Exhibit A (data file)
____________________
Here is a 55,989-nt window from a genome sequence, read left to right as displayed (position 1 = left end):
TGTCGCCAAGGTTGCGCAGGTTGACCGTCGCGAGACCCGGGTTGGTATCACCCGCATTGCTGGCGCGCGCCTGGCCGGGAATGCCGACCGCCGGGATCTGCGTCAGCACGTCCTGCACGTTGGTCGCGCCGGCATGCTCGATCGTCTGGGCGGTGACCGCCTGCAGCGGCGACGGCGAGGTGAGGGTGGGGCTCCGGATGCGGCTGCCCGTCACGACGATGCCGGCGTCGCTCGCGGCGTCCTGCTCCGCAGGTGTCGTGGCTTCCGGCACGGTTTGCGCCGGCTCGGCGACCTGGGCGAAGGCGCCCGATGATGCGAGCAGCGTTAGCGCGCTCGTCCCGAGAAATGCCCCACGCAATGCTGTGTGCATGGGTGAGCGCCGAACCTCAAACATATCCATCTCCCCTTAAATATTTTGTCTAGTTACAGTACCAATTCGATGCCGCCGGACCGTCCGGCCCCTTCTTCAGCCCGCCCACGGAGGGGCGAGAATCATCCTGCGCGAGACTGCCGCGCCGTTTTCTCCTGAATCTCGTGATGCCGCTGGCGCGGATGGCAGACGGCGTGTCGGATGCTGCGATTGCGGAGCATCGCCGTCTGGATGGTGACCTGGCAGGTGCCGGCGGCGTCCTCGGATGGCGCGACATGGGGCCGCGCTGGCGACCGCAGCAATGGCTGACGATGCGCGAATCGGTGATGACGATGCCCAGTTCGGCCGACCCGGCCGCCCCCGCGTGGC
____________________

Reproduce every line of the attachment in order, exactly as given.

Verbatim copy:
Here is a 55,989-nt window from a genome sequence, read left to right as displayed (position 1 = left end):
TGTCGCCAAGGTTGCGCAGGTTGACCGTCGCGAGACCCGGGTTGGTATCACCCGCATTGCTGGCGCGCGCCTGGCCGGGAATGCCGACCGCCGGGATCTGCGTCAGCACGTCCTGCACGTTGGTCGCGCCGGCATGCTCGATCGTCTGGGCGGTGACCGCCTGCAGCGGCGACGGCGAGGTGAGGGTGGGGCTCCGGATGCGGCTGCCCGTCACGACGATGCCGGCGTCGCTCGCGGCGTCCTGCTCCGCAGGTGTCGTGGCTTCCGGCACGGTTTGCGCCGGCTCGGCGACCTGGGCGAAGGCGCCCGATGATGCGAGCAGCGTTAGCGCGCTCGTCCCGAGAAATGCCCCACGCAATGCTGTGTGCATGGGTGAGCGCCGAACCTCAAACATATCCATCTCCCCTTAAATATTTTGTCTAGTTACAGTACCAATTCGATGCCGCCGGACCGTCCGGCCCCTTCTTCAGCCCGCCCACGGAGGGGCGAGAATCATCCTGCGCGAGACTGCCGCGCCGTTTTCTCCTGAATCTCGTGATGCCGCTGGCGCGGATGGCAGACGGCGTGTCGGATGCTGCGATTGCGGAGCATCGCCGTCTGGATGGTGACCTGGCAGGTGCCGGCGGCGTCCTCGGATGGCGCGACATGGGGCCGCGCTGGCGACCGCAGCAATGGCTGACGATGCGCGAATCGGTGATGACGATGCCCAGTTCGGCCGACCCGGCCGCCCCCGCGTGGC